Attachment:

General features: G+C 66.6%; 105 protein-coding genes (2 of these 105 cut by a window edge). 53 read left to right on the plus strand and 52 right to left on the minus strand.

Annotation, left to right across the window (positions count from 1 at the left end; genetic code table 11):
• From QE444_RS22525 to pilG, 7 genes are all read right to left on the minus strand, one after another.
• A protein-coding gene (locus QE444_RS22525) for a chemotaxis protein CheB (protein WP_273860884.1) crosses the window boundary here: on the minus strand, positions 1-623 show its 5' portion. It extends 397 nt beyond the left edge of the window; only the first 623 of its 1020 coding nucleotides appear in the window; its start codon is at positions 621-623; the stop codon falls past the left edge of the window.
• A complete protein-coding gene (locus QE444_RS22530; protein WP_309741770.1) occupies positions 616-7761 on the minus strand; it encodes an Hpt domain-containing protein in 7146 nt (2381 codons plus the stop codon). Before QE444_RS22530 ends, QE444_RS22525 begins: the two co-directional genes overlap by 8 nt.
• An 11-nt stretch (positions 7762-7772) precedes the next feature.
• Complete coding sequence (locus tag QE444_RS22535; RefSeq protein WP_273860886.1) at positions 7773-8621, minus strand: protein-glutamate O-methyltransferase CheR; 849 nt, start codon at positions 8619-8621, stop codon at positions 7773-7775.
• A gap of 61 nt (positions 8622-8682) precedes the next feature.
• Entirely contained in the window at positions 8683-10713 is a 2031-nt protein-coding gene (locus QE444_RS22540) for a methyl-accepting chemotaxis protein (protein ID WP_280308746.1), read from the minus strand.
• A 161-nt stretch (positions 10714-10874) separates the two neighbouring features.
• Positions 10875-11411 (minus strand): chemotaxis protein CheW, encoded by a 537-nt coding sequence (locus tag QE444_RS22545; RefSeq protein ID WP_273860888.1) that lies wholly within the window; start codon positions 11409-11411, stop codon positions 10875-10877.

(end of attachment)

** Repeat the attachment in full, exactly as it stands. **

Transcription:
General features: G+C 66.6%; 105 protein-coding genes (2 of these 105 cut by a window edge). 53 read left to right on the plus strand and 52 right to left on the minus strand.

Annotation, left to right across the window (positions count from 1 at the left end; genetic code table 11):
• From QE444_RS22525 to pilG, 7 genes are all read right to left on the minus strand, one after another.
• A protein-coding gene (locus QE444_RS22525) for a chemotaxis protein CheB (protein WP_273860884.1) crosses the window boundary here: on the minus strand, positions 1-623 show its 5' portion. It extends 397 nt beyond the left edge of the window; only the first 623 of its 1020 coding nucleotides appear in the window; its start codon is at positions 621-623; the stop codon falls past the left edge of the window.
• A complete protein-coding gene (locus QE444_RS22530; protein WP_309741770.1) occupies positions 616-7761 on the minus strand; it encodes an Hpt domain-containing protein in 7146 nt (2381 codons plus the stop codon). Before QE444_RS22530 ends, QE444_RS22525 begins: the two co-directional genes overlap by 8 nt.
• An 11-nt stretch (positions 7762-7772) precedes the next feature.
• Complete coding sequence (locus tag QE444_RS22535; RefSeq protein WP_273860886.1) at positions 7773-8621, minus strand: protein-glutamate O-methyltransferase CheR; 849 nt, start codon at positions 8619-8621, stop codon at positions 7773-7775.
• A gap of 61 nt (positions 8622-8682) precedes the next feature.
• Entirely contained in the window at positions 8683-10713 is a 2031-nt protein-coding gene (locus QE444_RS22540) for a methyl-accepting chemotaxis protein (protein ID WP_280308746.1), read from the minus strand.
• A 161-nt stretch (positions 10714-10874) separates the two neighbouring features.
• Positions 10875-11411 (minus strand): chemotaxis protein CheW, encoded by a 537-nt coding sequence (locus tag QE444_RS22545; RefSeq protein ID WP_273860888.1) that lies wholly within the window; start codon positions 11409-11411, stop codon positions 10875-10877.